The Most Authentic Guide on Personal Finance and Investments

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ETFs and MFs are same and yet different!

At the outset, kindly note that Mutual Funds (MFs) and Exchange Traded Funds (ETFs) are "conceptually same" but "operationally different" schemes.

A Mutual Fund Company creates a big pool of money by taking small amounts from many retail investors and allots them the units. It then invests this money in a portfolio of shares as per the scheme objective. This is known as a Mutual Fund.

A Mutual Fund Company takes money from large entities (brokers, dealers, institutions, etc.) called Authorized Participants (APs) and issues the units to the APs. It then invests this money in a portfolio of shares as per the scheme objective. Meanwhile, the APs sell these units on the stock exchange to many small investors (and get back the money they had invested initially in creating these units). This is known as an Exchange Traded Fund.

Since the units in both cases are created by investing a pool of money (in one case after collecting the money and in the other before collecting the money from many investors) to create a diversified portfolio of shares, conceptually both MFs and ETFs are the same. [Hence, if the portfolio of shares is same in both cases, e.g. an index-based fund, then the pre-charges returns too would be the same.]  

However, as they have been created differently, there are certain operational differences between the two.   

One. MF units are bought or sold directly between the MF company and an investor. On the other hand, ETF units are primarily bought or sold between two investors. So buying MFs is like buying shares in the primary market in an IPO/FPO directly from the company, while buying ETFs is like buying shares in the secondary market.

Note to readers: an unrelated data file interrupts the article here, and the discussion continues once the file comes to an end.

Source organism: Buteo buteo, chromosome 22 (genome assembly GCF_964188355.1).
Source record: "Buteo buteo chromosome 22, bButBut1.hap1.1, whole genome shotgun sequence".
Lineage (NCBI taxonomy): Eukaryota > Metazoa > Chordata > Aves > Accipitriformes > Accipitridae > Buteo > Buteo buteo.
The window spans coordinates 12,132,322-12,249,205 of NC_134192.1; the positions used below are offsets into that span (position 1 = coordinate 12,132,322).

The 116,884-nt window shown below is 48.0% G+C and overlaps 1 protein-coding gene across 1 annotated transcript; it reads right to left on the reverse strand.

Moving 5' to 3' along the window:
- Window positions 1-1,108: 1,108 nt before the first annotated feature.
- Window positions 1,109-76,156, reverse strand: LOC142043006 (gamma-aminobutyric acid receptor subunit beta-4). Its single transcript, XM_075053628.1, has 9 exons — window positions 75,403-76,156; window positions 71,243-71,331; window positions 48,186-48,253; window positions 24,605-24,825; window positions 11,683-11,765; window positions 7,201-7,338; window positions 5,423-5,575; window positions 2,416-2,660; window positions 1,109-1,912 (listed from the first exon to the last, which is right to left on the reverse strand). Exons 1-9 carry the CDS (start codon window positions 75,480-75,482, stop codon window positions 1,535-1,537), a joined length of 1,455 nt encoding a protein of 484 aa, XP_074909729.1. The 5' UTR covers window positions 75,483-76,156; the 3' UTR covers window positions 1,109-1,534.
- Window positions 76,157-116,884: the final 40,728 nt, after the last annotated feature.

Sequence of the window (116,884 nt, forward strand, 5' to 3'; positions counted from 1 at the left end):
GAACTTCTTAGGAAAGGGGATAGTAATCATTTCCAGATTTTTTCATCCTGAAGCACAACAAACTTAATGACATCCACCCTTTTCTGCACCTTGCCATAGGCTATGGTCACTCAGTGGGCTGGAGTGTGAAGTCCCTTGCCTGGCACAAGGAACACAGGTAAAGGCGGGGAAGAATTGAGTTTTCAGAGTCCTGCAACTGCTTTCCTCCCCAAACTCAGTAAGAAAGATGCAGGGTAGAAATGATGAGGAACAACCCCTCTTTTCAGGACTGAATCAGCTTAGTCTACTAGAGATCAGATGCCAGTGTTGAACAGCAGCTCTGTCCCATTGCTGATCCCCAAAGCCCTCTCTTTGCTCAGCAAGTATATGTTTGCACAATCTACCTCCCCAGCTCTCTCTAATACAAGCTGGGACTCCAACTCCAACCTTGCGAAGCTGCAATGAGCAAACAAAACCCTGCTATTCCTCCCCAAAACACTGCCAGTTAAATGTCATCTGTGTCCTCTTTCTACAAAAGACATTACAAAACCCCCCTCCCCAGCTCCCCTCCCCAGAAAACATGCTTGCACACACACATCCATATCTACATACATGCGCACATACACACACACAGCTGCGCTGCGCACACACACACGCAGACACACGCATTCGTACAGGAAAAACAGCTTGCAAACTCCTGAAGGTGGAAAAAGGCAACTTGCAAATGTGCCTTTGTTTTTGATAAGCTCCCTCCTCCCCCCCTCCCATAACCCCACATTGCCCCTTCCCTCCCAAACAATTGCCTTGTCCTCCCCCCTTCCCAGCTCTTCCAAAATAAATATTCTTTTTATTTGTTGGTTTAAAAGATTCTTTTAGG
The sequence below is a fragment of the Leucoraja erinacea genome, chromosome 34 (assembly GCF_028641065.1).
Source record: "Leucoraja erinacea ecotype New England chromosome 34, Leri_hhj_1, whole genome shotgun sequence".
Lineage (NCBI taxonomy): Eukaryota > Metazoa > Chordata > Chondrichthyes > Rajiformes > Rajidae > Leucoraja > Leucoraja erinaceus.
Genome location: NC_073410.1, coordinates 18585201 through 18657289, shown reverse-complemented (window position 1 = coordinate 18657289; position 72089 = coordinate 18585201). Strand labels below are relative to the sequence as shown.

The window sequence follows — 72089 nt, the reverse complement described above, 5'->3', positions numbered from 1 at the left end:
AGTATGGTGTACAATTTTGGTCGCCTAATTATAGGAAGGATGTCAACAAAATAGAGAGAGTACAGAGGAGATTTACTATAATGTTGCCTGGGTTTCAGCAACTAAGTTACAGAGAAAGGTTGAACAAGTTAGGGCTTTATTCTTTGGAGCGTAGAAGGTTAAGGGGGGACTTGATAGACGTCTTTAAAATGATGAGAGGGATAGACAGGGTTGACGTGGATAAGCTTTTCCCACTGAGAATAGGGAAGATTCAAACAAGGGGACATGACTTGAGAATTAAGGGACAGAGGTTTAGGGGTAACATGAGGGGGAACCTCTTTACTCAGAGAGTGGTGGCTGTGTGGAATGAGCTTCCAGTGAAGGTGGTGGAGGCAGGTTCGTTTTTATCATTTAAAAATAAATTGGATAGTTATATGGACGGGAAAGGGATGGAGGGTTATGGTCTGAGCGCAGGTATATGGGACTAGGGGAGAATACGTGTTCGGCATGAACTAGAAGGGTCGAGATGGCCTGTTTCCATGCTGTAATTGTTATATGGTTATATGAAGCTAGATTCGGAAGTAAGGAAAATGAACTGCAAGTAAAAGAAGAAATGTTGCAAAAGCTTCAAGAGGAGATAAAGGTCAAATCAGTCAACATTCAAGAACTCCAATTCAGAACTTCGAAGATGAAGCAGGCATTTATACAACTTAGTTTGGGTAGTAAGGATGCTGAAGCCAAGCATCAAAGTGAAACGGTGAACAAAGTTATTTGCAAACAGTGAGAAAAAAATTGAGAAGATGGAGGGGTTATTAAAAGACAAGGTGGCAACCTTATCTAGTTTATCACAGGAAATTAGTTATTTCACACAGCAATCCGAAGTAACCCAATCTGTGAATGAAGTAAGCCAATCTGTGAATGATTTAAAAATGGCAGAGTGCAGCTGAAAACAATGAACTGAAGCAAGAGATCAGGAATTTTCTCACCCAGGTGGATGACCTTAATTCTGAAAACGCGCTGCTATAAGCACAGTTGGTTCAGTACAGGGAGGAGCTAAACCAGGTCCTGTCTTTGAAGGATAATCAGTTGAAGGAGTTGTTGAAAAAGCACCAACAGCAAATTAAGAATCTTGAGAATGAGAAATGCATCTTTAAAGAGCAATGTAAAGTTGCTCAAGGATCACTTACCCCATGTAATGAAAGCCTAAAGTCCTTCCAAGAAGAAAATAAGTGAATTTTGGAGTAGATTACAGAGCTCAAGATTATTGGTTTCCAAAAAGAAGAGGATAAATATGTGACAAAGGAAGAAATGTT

Two. Due to point 1 above, any sale or purchase of MF units changes its corpus. If you buy MF, the fund corpus increases and when you redeem your MF, the fund corpus reduces. Whereas in ETF, as two investors are merely exchanging the units among themselves, the fund corpus remains unchanged. (It increases only when AP creates more units by giving money to the MF Co. or reduces when an AP gives back units to the MF Co.)

Three. In MF, your purchase/sale price is the NAV of the fund at the "end of the day". In ETF, it is the price at which it is trading at the moment you buy/sell it (this is normally very close to the NAV, but may not be exactly equal to the NAV).

Four.  For ETF you need a demat account. For MFs you don't.

Five. Buying MFs does not have any entry load, except for some nominal transaction charges. And depending on the terms, even the exit load may be Nil. However, you will have to pay brokerage both at the time of buying and selling ETFs.

Six.  ETFs normally represent an index or a commodity. So ETF is generally a passive fund, where fund manager has very little role to play. Most MFs, on the other hand, are actively managed schemes. Consequently, in most ETFs, the fund management charges are lower than the MFs.

Seven. In ETFs there is no minimum specified investment amount. It all depends on the trading price/unit (as most of the time you can buy even 1 unit.). MFs, however, have a certain minimum specified amount.

[Just to share a good new with you all: Thanks to you all readers, 'Your Guide to Finance and Investments' has featured in the Rediff Books Top 10 Picks.]

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